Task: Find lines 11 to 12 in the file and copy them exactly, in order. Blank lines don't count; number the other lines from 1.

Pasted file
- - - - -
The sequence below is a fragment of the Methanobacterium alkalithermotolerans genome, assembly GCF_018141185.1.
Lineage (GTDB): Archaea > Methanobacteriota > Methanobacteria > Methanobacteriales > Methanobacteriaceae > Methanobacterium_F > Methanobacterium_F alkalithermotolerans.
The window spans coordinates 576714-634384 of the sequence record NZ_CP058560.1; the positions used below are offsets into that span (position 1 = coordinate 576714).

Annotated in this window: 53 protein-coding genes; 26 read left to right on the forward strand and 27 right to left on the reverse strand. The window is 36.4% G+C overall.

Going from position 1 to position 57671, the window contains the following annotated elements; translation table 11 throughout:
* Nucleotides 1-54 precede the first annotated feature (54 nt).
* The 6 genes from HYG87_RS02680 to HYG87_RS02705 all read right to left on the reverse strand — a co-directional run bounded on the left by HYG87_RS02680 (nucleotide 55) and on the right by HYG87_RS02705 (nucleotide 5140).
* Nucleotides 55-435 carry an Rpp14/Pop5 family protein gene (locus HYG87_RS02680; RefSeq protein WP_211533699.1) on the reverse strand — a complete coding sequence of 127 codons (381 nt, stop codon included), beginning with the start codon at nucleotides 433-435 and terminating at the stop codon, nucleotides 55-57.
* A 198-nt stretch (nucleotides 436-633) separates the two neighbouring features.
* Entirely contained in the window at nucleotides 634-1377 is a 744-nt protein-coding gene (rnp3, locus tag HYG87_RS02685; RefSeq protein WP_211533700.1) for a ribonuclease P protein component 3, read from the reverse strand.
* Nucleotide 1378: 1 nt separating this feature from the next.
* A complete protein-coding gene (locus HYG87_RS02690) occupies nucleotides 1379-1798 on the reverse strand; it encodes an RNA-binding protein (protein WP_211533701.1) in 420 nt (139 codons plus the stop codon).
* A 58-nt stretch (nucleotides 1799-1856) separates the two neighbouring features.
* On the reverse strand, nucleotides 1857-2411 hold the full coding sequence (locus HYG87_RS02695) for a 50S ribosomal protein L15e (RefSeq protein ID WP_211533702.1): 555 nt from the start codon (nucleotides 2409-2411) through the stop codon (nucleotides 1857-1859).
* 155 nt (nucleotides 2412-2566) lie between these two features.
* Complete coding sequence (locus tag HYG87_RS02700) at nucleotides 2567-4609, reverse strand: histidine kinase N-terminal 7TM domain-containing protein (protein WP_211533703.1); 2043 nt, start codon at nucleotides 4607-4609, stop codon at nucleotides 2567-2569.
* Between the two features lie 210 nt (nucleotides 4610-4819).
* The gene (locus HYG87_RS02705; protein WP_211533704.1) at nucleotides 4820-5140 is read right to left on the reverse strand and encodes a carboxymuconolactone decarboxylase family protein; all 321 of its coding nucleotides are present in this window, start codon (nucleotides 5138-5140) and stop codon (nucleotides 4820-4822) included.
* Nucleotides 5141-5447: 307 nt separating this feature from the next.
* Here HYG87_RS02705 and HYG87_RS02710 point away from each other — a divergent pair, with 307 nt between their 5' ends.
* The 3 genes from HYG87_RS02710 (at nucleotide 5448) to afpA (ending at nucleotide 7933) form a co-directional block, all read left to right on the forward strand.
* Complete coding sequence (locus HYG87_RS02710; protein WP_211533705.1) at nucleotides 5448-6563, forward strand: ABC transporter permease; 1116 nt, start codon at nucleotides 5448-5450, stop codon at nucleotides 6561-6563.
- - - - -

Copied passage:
* Nucleotide 1378: 1 nt separating this feature from the next.
* A complete protein-coding gene (locus HYG87_RS02690) occupies nucleotides 1379-1798 on the reverse strand; it encodes an RNA-binding protein (protein WP_211533701.1) in 420 nt (139 codons plus the stop codon).